6 Quanto al linguaggio, come ispirazione ho usato il napoletano seicentesco, ma come può scriverlo un uomo che vive oggi [ ]. Devo aggiungere che in un certo senso ho tradotto direttamente dall inglese, perché mia moglie Isabella mi ha trasportato in italiano letteralmente tutta la commedia [ ] cercando poi in certi suoi libri inglesi il significato doppio e a volte triplo di certe parole arcaiche che non mi persuadevano ( Nota del Traduttore, Shakespeare 1984, 187). De Filippo s translation is to be intended as a complex and articulated target text which follows a peculiar translating itinerary, which can be summed up as follows: The Tempest literal transl. (Isabella Quarantotti) intra/interlinguistic transl. (De Filippo) La tempest As a consequence, La tempesta is not a traditional translation but rather a cultural rewriting which in some sections resembles a version, while in others is almost a literal rendering of Shakespeare s drama. In his own dramatic rewriting, De Filippo succeds in producing a stimulating and a provocative fusion between Shakespeare s and his own culture-bound language, creating a polyphonic text (as Michail Bakhtin would call it) which includes references to Neapolitan literary, religious and even musical traditions. Along with the influence of Salvatore Di Giacomo s poetry, of clergyman Pompeo Santelli s poem Posilecheata (1684) and of the heroicomic epic titled La Ciucceide, the peculiarly narrative and discursive tone of Eduardo De Filippo s drama owes a lot to Giambattista Basile s Lo Cunto de li cunti (1634), translated into English as The Tale of Tales, or The Pentameron. De Filippo inherits from Basile not only his refined language suspended between the love of carnality and even vulgarity and the use of imagination but his reference to family contrasts, which have a first-rate importance in the Shakespearean macrotext as well. Furthermore, Basile s collection of tales includes many stories which clearly resemble Shakespeare s main plot in The Tempest: in the sixth tale of the first day (entitled La gatta cenerentola ) Basile describes the voyage of a prince in the Isle of Fairies (probably inspired by Sardinia), in which there is a cave inhabited by a girl who resembles Miranda. The ninth tale of the fifth day ( Le tre cetra ) is based on the description of an island inhabited by a terrible witch who shares many attributes with Sycorax, while in the ninth tale of the fourth day ( Lu cuorvo ) Milluccio, king of Fossombrone, is criticized for having neglected state affairs, like Prospero. The same tale includes also the daughter of a magician who also shares many traits with Miranda. 6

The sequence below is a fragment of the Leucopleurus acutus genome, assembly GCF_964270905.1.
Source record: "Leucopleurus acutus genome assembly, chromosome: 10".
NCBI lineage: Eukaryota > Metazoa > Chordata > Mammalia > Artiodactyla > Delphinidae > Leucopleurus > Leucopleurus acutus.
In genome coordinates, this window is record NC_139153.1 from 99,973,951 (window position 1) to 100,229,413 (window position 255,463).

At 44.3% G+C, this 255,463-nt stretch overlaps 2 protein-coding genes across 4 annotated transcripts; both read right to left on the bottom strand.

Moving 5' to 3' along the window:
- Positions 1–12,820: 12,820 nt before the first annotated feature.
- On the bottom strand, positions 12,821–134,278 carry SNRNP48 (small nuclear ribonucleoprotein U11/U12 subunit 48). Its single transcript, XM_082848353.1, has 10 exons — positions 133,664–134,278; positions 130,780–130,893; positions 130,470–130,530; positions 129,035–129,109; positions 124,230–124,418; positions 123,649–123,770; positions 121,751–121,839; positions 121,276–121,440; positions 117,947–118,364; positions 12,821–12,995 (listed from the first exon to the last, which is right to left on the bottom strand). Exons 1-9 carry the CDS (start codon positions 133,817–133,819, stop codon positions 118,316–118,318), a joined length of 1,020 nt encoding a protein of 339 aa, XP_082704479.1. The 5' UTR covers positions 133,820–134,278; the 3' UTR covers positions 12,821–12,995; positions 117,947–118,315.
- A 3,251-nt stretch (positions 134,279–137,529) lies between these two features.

7 Culture-Bound References Among the culture-bound references De Filippo includes in his peculiar translation, the most important one is the typically Neapolitan concept of the family as the moral and ideological centre of society. In La tempesta there is even the invention of Miranda s mother (who dies when she is a child), introduced because her absence would seem almost inexplicable to a Neapolitan and Italian audience. Furthermore, De Filippo s Prospero is not the serious and almost austere father of The Tempest, but a caring and mother-like figure who usually addresses Miranda with pet names such as piccirella ( my little one ), core mio ( my heart ) or puca d oro ( golden spike ); the last term is an explicit allusion to the importance wheat and corn had in Neapolitan economy and in its rural civilization. In the passage which follows, the first and the last lines of the source text (indicated in italics) have been translated almost literally, while the remaining lines include a significant reference to oro ( gold ) as a synecdoche for corn and wheat. PROSPERO No Harm! I have done nothing but in care of thee, Of thee, my dear one, thee my daughter, who Art ignorant of what thou art (The Tempest 150; Act 1, ii, ll ). PROSPERO Non c è stato dammaggio pe nisciuno, è stata tutta na jurnata d oro, fatta pe tte, p a figliarella mia, ca si cchiú d oro e ll oro. Nasciste d oro E si na puca d oro! Tu luce comm o sole E nun o ssaje, nun saje comme si nnata e addò sì nata (La tempesta 12, my italics). Later on, De Filippo includes a passage which is totally absent in The Tempest, and which reinforces the opinion on the Basilian imprint of La tempesta, based on the importance of the family: Chest é a famiglia: / ccà nce sta lo pate / e ccà stace la figlia (p. 14). In contrast to Shakespeare s Prospero, De Filippo s is characterized by a sense of pietas (in particular when confronted with the usurpers of his reign) which The Tempest lacks. This can be partially justified by the fact that De Filippo s deliberate misreading owes a lot to Giambattista Basile s conciliating message in The Pantameron, whose themes and cultural background can be seen as a sort of mediating textual influence between Eduardo De Filippo and Shakespeare s (antithetical) worlds, expanding and enlarging Shakespeare s genotext (see Genette) in order to better characterize De Filippo s Neapolitan cultural translation. This is the reason why De Filippo s version is far more expanded and far more complex 7